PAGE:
The United States Agency for International Development is jeopardizing the future of development for east Africa by distributing destructive fishing nets to African fishermen:
Kenya Wildlife Perishes in Nets Bought with US Aid
By Katharine Houreld
DIANI, Kenya (AP) – Plastic fishing nets — some bought for poor fishermen with American aid money — are tangling up whales and turtles off one of Africa’s most popular beaches.
One recent victim was a huge dappled whaleshark that bled to death after its tail was cut off by fishermen unwilling to slash their nets to save it. In another case, divers risked their lives to free a pregnant, thrashing humpback whale entangled in a net last summer. Continue reading →
March 6, 2009 – Why does the public often pay more attention to climate change deniers than climate scientists? Why do denial arguments that have been thoroughly debunked still show up regularly in the media?
WASHINGTON – President Barack Obama blocked a Bush administration rule that environmentalists say would weaken protection for endangered species and their habitats, the latest in a series of moves that reverse Mr. Bush’s environmental policies.
Business groups criticized the Obama administration’s move and predicted it would delay projects funded by the government’s $787 billion stimulus package by forcing federal agencies to resume consultations over the potential impact of development projects on threatened species. The Bush administration rule was aimed at minimizing interagency debates over endangered species issues.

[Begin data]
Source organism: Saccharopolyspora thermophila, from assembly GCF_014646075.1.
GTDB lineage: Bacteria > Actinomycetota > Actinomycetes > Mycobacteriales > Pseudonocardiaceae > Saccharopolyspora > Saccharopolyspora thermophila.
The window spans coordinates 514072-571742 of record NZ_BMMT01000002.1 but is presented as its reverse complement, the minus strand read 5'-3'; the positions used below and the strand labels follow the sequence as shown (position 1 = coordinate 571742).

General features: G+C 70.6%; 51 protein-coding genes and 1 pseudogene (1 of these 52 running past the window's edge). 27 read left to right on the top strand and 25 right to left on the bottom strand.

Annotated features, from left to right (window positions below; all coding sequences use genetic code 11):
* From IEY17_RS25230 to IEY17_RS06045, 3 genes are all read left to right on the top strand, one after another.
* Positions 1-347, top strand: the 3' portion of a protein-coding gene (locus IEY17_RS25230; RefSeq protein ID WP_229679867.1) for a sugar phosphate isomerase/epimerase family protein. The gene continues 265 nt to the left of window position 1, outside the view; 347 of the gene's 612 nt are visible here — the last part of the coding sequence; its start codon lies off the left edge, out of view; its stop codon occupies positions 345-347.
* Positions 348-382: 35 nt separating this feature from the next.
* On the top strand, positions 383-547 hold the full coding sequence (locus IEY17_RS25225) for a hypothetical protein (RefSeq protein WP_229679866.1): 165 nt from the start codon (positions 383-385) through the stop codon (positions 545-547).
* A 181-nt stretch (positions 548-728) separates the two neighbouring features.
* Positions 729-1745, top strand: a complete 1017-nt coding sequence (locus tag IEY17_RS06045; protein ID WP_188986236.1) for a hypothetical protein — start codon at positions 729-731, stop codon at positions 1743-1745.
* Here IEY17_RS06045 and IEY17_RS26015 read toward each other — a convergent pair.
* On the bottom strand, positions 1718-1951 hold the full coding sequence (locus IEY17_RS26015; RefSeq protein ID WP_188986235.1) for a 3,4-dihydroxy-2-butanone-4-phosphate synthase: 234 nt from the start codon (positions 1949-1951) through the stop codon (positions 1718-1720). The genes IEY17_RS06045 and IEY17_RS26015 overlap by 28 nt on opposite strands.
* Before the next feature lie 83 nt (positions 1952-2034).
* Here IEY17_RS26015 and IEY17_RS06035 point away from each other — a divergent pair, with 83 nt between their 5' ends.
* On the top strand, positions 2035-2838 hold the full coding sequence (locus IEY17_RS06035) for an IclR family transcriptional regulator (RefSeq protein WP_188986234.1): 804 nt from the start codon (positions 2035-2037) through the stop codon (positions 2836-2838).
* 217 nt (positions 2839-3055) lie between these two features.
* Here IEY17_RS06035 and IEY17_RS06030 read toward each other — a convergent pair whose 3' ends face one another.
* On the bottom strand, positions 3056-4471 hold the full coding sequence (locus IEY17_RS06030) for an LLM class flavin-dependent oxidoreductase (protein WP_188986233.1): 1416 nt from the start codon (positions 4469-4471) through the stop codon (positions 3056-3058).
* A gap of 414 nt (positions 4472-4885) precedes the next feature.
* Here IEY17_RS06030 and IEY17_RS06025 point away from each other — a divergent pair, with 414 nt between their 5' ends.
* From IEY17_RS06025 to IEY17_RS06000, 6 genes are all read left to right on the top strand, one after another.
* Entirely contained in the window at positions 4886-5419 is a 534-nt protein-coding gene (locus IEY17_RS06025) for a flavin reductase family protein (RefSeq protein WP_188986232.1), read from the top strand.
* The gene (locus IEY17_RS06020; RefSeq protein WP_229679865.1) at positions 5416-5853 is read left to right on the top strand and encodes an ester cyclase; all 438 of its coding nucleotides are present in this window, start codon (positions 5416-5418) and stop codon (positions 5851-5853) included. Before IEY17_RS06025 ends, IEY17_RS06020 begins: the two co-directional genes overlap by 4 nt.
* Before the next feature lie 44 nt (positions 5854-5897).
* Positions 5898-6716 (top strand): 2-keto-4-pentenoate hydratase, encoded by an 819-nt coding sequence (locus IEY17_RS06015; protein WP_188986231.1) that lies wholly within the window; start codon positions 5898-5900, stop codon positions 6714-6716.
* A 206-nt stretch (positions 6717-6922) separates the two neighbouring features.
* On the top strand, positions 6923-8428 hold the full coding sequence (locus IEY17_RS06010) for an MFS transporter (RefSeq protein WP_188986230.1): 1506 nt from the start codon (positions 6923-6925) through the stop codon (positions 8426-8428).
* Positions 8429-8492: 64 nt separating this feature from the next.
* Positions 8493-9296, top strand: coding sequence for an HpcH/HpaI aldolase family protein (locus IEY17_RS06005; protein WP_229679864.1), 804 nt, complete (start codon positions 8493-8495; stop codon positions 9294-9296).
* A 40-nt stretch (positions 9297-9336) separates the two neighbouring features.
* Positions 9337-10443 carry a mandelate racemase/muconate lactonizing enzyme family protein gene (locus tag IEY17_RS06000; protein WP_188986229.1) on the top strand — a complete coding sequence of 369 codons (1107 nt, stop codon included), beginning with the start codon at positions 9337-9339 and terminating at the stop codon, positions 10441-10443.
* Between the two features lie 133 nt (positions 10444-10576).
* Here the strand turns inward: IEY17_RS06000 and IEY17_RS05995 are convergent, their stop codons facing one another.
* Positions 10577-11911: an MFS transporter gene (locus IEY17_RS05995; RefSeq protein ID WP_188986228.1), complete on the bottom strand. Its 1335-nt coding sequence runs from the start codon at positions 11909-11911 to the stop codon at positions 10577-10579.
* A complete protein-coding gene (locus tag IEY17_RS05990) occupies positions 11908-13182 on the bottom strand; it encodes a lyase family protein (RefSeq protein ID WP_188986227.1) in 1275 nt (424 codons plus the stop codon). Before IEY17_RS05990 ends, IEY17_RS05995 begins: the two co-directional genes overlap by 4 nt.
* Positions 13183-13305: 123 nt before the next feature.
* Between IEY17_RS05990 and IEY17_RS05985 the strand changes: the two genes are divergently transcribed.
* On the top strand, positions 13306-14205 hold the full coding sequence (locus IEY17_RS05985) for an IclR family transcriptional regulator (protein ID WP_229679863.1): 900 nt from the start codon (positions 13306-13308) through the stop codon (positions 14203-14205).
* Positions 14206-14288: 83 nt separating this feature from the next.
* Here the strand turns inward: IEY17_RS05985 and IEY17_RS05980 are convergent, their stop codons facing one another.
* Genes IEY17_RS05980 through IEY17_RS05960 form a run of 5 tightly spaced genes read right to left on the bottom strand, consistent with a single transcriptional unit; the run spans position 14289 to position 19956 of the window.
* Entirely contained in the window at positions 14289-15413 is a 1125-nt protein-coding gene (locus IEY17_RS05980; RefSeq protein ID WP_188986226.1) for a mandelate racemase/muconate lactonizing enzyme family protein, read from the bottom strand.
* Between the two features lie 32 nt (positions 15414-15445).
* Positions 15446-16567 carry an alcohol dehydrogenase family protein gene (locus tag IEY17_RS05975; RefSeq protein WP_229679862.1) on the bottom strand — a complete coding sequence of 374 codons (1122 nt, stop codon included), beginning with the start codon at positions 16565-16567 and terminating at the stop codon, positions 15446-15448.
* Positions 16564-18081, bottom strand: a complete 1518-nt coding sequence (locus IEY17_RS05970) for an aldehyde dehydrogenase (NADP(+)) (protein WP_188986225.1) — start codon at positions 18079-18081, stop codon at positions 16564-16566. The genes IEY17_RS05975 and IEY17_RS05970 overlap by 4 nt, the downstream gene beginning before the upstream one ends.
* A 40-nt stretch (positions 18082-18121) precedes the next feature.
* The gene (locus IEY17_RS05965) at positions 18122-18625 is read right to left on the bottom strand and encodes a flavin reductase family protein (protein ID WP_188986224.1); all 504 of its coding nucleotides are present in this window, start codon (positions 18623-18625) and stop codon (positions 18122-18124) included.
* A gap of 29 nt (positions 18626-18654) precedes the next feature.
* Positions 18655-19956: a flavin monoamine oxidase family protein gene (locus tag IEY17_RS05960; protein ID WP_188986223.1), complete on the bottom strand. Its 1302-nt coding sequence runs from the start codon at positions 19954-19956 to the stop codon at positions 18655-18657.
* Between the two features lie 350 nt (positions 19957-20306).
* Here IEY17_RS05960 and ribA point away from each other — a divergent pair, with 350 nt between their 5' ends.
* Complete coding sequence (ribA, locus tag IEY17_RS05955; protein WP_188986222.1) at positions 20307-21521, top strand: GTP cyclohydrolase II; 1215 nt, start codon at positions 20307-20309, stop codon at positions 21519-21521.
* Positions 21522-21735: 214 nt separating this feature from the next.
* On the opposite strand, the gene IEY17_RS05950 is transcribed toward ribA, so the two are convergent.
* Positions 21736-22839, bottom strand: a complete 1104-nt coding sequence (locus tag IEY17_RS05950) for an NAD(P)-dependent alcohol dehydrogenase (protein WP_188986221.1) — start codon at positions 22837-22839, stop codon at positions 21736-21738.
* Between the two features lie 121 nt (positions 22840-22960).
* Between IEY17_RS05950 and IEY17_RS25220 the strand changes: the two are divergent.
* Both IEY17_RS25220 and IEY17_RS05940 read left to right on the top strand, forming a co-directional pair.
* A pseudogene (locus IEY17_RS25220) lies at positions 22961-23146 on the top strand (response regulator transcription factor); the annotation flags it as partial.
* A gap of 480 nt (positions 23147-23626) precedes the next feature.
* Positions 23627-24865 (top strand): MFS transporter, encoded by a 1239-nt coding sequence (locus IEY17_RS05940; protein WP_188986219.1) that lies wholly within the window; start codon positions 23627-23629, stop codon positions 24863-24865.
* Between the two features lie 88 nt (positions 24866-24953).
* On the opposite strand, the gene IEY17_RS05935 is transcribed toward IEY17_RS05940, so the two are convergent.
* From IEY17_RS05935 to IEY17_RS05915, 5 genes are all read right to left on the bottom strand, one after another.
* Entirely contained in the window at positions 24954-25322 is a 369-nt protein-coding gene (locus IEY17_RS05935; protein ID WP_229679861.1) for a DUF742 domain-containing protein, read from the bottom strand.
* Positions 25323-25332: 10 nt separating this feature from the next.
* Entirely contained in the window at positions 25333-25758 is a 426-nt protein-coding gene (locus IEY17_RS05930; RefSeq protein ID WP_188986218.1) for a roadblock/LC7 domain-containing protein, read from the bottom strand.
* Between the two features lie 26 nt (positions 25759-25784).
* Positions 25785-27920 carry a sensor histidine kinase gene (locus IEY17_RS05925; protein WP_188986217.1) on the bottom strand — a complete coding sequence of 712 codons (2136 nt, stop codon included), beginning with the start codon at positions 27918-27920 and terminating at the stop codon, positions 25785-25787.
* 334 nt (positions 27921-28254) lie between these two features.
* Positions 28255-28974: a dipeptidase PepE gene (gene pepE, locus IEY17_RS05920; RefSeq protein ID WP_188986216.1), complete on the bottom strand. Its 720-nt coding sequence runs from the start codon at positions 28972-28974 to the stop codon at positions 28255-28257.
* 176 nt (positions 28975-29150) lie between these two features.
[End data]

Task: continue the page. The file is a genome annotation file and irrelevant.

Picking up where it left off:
“Reinstating bureaucratic hurdles will only delay energy development and other construction projects which help create jobs,” said Keith McCoy, vice president of the National Association of Manufacturers.
Mr. Obama on Tuesday signed a memorandum that effectively shelves the Bush move to streamline the process until officials at the Interior and Commerce departments finish a review.
At issue is a regulation issued by the Interior Department in December that allows federal agencies to bypass consultation with scientists at the U.S. Fish and Wildlife Service or the National Marine Fisheries Service about whether new projects will harm threatened wildlife. Traditionally, federal agencies across the government have been required to consult the Fish and Wildlife Service or the National Marine Fisheries Service whenever they are funding projects, such as new dams or highways, that could pose even a remote risk to a rare creature.
The Bush administration adopted the change in what it said was an effort to allow government biologists to focus on the most critical conservation efforts.
“Throughout our history, there’s been a tension between those who sought to conserve our natural resources for the benefit of future generations, and those who have sought to profit from these resources,” Mr. Obama said in announcing his action. “But I’m here to tell you this is a false choice. With smart, sustainable policies, we can grow our economy today, and preserve the environment for ourselves, our children and our grandchildren.”
Mr. Obama’s decision marks the latest instance in which his administration has sought to block or reverse Bush-era rules affecting the environment. Last week, Interior Secretary Ken Salazar announced he was putting the brakes on plans developed by the Bush administration to develop oil shale on federal land in Western states. Mr. Salazar also recently shelved a plan developed by the Bureau of Land Management during the Bush administration to lease wilderness areas of Utah for oil and gas drilling, saying the step was needed to protect the step was needed to protect “American iconic treasures.”